Gender difference in rat aorta vasodilation after acute exposure to high glucose: involvement of protein kinase C beta and superoxide but not of Rho kinase.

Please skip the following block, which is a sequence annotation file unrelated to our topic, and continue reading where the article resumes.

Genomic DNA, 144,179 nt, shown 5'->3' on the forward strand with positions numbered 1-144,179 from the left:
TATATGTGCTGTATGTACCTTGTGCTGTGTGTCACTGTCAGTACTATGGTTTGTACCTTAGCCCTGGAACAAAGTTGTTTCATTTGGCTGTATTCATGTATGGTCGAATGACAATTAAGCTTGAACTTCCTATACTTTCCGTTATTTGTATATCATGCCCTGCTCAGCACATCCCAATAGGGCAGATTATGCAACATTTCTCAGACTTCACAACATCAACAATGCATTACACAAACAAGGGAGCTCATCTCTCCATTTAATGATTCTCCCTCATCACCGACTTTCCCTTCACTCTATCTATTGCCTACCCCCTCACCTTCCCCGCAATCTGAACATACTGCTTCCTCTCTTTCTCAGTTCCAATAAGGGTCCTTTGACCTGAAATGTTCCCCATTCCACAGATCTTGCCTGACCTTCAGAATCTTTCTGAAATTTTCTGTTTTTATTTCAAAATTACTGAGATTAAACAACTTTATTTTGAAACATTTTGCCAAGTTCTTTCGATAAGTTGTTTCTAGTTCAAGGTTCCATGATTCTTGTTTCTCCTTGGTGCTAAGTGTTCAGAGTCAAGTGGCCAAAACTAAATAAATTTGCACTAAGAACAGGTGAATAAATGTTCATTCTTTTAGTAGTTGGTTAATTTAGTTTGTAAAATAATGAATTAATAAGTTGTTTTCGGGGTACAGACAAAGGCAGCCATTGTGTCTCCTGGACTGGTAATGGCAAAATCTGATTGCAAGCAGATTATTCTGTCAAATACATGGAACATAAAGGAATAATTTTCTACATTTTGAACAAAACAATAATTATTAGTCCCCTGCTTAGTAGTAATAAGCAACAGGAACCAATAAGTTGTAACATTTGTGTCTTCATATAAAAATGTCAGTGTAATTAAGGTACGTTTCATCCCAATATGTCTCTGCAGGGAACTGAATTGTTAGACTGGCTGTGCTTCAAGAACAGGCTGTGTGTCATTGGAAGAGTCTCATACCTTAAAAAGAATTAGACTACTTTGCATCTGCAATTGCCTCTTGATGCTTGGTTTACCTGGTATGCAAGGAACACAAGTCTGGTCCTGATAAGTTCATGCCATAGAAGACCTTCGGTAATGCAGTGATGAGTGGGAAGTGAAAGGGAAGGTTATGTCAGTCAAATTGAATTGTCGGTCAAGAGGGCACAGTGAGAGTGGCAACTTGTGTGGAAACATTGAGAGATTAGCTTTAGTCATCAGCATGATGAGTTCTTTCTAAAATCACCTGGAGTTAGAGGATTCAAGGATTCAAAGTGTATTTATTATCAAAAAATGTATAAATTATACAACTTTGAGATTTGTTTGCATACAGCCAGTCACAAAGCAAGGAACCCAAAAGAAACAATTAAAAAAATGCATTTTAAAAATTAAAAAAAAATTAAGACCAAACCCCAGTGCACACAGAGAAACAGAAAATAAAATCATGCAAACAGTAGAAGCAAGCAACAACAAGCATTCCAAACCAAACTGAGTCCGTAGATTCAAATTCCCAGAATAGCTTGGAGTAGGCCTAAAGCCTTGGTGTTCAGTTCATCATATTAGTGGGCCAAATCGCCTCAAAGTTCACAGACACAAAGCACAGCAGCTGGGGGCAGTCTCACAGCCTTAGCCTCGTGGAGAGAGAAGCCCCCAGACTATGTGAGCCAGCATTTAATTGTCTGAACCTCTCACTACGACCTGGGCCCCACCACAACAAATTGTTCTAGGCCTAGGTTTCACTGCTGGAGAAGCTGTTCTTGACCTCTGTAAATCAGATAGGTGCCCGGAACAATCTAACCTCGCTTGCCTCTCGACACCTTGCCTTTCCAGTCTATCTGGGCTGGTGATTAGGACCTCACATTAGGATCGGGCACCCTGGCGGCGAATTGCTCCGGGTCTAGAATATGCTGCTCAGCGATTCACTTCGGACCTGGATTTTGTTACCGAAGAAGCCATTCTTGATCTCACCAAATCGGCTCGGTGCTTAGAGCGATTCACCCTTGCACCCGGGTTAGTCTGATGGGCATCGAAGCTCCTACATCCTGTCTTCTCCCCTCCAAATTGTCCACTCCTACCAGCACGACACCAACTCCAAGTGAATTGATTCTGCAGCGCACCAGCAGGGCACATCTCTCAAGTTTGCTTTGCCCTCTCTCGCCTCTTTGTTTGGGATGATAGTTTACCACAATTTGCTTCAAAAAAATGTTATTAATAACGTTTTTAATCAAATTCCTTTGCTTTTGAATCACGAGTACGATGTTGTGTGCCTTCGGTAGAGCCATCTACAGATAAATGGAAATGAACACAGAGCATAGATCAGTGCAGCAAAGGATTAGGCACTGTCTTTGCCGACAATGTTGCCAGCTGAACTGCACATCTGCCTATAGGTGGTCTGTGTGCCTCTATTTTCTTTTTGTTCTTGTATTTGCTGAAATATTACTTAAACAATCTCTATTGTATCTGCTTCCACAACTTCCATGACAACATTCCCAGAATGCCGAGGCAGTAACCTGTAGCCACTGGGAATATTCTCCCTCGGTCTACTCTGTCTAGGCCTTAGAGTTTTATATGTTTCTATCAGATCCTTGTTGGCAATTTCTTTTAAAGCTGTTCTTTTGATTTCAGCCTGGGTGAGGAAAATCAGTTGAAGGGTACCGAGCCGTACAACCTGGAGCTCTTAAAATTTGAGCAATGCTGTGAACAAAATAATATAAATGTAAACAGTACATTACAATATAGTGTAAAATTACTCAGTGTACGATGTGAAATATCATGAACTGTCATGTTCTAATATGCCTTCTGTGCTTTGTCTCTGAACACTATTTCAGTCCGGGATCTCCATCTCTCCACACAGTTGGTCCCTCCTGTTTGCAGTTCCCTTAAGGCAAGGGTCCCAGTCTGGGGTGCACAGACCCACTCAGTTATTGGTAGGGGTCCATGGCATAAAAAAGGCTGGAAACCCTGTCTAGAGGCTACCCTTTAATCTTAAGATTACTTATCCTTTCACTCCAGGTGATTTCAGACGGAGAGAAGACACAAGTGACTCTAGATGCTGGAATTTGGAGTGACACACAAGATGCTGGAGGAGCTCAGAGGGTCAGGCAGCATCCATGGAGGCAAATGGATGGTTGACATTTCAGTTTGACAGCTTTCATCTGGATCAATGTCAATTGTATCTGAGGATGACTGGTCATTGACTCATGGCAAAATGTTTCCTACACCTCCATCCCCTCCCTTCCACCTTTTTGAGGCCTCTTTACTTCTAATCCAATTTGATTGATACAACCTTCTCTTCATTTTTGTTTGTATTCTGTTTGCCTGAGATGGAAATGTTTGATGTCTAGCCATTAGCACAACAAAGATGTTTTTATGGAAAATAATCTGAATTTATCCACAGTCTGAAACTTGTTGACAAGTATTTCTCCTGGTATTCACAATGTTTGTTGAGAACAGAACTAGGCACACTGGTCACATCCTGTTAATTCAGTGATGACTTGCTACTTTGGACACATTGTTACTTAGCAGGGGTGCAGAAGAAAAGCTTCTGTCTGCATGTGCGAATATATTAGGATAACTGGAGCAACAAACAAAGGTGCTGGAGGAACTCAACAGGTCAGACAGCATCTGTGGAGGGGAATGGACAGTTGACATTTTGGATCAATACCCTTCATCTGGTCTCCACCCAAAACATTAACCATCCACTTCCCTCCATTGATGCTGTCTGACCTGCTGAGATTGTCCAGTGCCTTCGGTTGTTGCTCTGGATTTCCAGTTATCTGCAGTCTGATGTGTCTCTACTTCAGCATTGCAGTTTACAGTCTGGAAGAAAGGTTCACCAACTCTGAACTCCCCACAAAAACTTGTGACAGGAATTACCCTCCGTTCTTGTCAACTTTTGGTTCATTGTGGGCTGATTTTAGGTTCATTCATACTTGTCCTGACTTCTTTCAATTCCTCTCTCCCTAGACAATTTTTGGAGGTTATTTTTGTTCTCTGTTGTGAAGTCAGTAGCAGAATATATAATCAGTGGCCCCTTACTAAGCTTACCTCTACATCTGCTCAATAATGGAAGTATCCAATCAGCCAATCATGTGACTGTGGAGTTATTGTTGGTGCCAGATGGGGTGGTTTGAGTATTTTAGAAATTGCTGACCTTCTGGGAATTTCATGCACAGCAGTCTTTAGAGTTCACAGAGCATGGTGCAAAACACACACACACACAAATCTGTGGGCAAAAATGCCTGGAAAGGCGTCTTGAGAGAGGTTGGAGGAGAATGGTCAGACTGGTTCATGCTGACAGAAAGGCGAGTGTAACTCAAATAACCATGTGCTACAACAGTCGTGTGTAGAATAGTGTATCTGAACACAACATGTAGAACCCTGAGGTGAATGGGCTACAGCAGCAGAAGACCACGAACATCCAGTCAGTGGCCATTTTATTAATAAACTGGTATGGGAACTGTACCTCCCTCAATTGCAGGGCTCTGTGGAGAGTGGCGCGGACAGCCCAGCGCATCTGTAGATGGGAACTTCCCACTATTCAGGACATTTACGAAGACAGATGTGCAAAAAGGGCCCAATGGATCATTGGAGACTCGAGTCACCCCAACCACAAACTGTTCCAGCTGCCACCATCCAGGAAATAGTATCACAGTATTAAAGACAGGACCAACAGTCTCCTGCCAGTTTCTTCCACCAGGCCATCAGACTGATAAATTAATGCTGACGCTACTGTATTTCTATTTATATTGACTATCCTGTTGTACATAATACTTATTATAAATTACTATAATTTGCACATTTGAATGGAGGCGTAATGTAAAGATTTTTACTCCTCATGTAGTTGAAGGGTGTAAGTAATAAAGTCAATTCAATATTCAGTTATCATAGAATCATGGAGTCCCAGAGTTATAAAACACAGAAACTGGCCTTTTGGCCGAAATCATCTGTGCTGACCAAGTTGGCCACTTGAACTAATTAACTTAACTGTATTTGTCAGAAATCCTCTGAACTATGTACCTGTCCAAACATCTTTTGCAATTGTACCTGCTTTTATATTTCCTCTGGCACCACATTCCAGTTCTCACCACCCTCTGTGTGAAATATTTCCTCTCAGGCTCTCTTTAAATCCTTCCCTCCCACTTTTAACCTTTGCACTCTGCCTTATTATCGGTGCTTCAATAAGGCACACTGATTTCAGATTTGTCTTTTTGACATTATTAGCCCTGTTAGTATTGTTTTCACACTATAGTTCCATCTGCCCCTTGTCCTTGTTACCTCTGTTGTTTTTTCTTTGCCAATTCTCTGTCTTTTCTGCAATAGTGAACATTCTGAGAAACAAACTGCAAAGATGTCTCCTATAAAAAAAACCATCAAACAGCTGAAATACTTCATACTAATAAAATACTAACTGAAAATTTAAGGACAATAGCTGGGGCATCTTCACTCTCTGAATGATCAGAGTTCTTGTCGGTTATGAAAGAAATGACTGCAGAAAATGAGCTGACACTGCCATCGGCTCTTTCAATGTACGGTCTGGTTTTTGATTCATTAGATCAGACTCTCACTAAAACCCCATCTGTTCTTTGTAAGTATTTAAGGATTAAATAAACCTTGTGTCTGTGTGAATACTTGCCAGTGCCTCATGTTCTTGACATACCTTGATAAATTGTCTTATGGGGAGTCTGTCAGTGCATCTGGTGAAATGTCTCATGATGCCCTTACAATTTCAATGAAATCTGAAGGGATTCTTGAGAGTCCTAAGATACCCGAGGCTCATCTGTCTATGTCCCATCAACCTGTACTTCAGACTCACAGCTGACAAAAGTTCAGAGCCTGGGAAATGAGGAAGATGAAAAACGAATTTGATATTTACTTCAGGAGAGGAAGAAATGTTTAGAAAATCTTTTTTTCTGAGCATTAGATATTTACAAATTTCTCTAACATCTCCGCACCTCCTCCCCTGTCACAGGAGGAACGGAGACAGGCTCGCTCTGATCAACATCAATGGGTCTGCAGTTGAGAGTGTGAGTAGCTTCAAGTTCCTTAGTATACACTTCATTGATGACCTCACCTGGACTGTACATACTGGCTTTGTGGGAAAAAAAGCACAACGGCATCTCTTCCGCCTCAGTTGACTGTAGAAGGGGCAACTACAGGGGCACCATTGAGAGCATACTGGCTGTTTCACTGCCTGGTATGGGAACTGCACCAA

Several reports suggest that acute hyperglycemia affects male and female vascular beds differently. However, little is known about the interactions between hyperglycemia and gender in the vasculature. The objectives of our study were to investigate if there is a gender-based difference in the relaxation response of rat aorta after acute exposure to high glucose concentration, and the potential role of protein kinase C-beta (PKCbeta), superoxide, and Rho kinase in the gender-specific effect of acute high glucose on the relaxation response. Endothelium-dependent dilator responses to acetylcholine (ACh, 10(-8) to 10(-5) M) were obtained before and after 3 h treatment with Krebs' solution containing high glucose (46 mM) in aortic rings pre-contracted with phenylephrine (2 microM) taken from female and male Sprague-Dawley rats. Similar experiments were generated in the presence of 1 microM LY379196, a selective PKCbeta inhibitor, 25 microM MnTMPyP, a superoxide dismutase mimetic, or 1 microM Fasudil, a Rho kinase inhibitor. Furthermore, protein expression of PKCbeta isoforms was measured by Western blotting. We demonstrated that a 3 h incubation with elevated level of glucose impairs ACh responses only in the female rat aortic rings. Inhibition of PKCbeta or superoxide production but not Rho kinase prevents the high glucose-induced impairment of endothelium-dependent relaxation of female rat aorta. In addition, PKCbeta2 expression is significantly higher in the female rat aorta than that in male rat aorta. These results suggest that the gender difference in the impairment of endothelium-dependent vasodilation after acute exposure to high glucose in rat aorta is possibly due to differences in PKCbeta2 expression.